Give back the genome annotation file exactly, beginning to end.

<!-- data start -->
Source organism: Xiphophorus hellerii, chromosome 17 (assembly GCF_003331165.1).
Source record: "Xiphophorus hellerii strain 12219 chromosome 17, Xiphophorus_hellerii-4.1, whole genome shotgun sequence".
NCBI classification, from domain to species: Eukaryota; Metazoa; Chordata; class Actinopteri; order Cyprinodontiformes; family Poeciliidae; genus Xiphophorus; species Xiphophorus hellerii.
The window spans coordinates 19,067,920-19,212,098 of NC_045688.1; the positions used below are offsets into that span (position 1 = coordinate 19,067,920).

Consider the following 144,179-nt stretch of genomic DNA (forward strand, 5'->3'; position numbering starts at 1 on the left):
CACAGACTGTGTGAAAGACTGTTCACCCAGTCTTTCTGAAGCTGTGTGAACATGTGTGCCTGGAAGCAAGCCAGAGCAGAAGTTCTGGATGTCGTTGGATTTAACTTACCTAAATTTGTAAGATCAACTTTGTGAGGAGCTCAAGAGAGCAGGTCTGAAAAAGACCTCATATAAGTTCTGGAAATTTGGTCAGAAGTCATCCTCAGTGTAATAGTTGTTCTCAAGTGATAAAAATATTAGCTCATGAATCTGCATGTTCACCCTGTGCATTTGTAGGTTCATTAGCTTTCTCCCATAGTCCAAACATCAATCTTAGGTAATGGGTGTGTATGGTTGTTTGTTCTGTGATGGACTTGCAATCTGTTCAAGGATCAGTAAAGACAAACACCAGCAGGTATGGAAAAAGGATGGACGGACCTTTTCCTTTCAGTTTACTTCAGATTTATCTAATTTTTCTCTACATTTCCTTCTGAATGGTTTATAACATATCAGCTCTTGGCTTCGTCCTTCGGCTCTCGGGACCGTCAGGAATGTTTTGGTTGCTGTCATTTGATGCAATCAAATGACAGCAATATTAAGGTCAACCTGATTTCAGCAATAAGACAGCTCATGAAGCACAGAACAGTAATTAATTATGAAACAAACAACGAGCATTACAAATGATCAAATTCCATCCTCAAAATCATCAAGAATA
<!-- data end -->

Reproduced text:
Source organism: Xiphophorus hellerii, chromosome 17 (assembly GCF_003331165.1).
Source record: "Xiphophorus hellerii strain 12219 chromosome 17, Xiphophorus_hellerii-4.1, whole genome shotgun sequence".
NCBI classification, from domain to species: Eukaryota; Metazoa; Chordata; class Actinopteri; order Cyprinodontiformes; family Poeciliidae; genus Xiphophorus; species Xiphophorus hellerii.
The window spans coordinates 19,067,920-19,212,098 of NC_045688.1; the positions used below are offsets into that span (position 1 = coordinate 19,067,920).

Consider the following 144,179-nt stretch of genomic DNA (forward strand, 5'->3'; position numbering starts at 1 on the left):
CACAGACTGTGTGAAAGACTGTTCACCCAGTCTTTCTGAAGCTGTGTGAACATGTGTGCCTGGAAGCAAGCCAGAGCAGAAGTTCTGGATGTCGTTGGATTTAACTTACCTAAATTTGTAAGATCAACTTTGTGAGGAGCTCAAGAGAGCAGGTCTGAAAAAGACCTCATATAAGTTCTGGAAATTTGGTCAGAAGTCATCCTCAGTGTAATAGTTGTTCTCAAGTGATAAAAATATTAGCTCATGAATCTGCATGTTCACCCTGTGCATTTGTAGGTTCATTAGCTTTCTCCCATAGTCCAAACATCAATCTTAGGTAATGGGTGTGTATGGTTGTTTGTTCTGTGATGGACTTGCAATCTGTTCAAGGATCAGTAAAGACAAACACCAGCAGGTATGGAAAAAGGATGGACGGACCTTTTCCTTTCAGTTTACTTCAGATTTATCTAATTTTTCTCTACATTTCCTTCTGAATGGTTTATAACATATCAGCTCTTGGCTTCGTCCTTCGGCTCTCGGGACCGTCAGGAATGTTTTGGTTGCTGTCATTTGATGCAATCAAATGACAGCAATATTAAGGTCAACCTGATTTCAGCAATAAGACAGCTCATGAAGCACAGAACAGTAATTAATTATGAAACAAACAACGAGCATTACAAATGATCAAATTCCATCCTCAAAATCATCAAGAATA